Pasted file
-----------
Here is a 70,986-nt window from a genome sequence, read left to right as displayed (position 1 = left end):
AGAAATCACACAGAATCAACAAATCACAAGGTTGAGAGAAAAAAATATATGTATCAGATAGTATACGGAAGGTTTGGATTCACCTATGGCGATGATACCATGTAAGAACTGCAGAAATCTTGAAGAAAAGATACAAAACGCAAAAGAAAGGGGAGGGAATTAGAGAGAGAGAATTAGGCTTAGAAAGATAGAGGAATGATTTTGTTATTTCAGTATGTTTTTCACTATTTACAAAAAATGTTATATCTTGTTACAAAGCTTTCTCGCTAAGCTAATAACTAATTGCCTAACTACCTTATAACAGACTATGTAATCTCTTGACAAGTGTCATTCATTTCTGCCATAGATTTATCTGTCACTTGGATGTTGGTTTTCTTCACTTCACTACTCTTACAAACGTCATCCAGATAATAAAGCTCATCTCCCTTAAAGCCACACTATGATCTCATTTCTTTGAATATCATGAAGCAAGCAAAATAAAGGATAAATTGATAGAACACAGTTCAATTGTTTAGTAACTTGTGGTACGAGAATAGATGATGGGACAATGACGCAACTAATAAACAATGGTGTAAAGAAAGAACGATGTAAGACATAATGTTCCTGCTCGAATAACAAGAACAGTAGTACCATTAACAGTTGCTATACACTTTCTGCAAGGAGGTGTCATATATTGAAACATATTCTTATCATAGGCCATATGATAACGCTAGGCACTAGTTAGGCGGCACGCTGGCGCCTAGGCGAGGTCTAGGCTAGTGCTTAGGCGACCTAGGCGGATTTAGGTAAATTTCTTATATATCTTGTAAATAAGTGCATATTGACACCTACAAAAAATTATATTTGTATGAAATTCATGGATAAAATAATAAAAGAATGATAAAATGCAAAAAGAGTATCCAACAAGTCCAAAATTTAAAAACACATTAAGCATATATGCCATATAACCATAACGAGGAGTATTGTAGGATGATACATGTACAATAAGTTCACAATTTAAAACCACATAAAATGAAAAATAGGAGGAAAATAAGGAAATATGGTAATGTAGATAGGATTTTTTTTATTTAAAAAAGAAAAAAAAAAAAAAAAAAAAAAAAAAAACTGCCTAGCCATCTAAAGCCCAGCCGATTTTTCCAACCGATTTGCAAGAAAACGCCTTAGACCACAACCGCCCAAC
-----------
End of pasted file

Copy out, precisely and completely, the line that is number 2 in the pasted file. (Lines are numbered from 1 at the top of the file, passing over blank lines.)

AGAAATCACACAGAATCAACAAATCACAAGGTTGAGAGAAAAAAATATATGTATCAGATAGTATACGGAAGGTTTGGATTCACCTATGGCGATGATACCATGTAAGAACTGCAGAAATCTTGAAGAAAAGATACAAAACGCAAAAGAAAGGGGAGGGAATTAGAGAGAGAGAATTAGGCTTAGAAAGATAGAGGAATGATTTTGTTATTTCAGTATGTTTTTCACTATTTACAAAAAATGTTATATCTTGTTACAAAGCTTTCTCGCTAAGCTAATAACTAATTGCCTAACTACCTTATAACAGACTATGTAATCTCTTGACAAGTGTCATTCATTTCTGCCATAGATTTATCTGTCACTTGGATGTTGGTTTTCTTCACTTCACTACTCTTACAAACGTCATCCAGATAATAAAGCTCATCTCCCTTAAAGCCACACTATGATCTCATTTCTTTGAATATCATGAAGCAAGCAAAATAAAGGATAAATTGATAGAACACAGTTCAATTGTTTAGTAACTTGTGGTACGAGAATAGATGATGGGACAATGACGCAACTAATAAACAATGGTGTAAAGAAAGAACGATGTAAGACATAATGTTCCTGCTCGAATAACAAGAACAGTAGTACCATTAACAGTTGCTATACACTTTCTGCAAGGAGGTGTCATATATTGAAACATATTCTTATCATAGGCCATATGATAACGCTAGGCACTAGTTAGGCGGCACGCTGGCGCCTAGGCGAGGTCTAGGCTAGTGCTTAGGCGACCTAGGCGGATTTAGGTAAATTTCTTATATATCTTGTAAATAAGTGCATATTGACACCTACAAAAAATTATATTTGTATGAAATTCATGGATAAAATAATAAAAGAATGATAAAATGCAAAAAGAGTATCCAACAAGTCCAAAATTTAAAAACACATTAAGCATATATGCCATATAACCATAACGAGGAGTATTGTAGGATGATACATGTACAATAAGTTCACAATTTAAAACCACATAAAATGAAAAATAGGAGGAAAATAAGGAAATATGGTAATGTAGATAGGATTTTTTTTATTTAAAAAAGAAAAAAAAAAAAAAAAAAAAAAAAAAAACTGCCTAGCCATCTAAAGCCCAGCCGATTTTTCCAACCGATTTGCAAGAAAACGCCTTAGACCACAACCGCCCAAC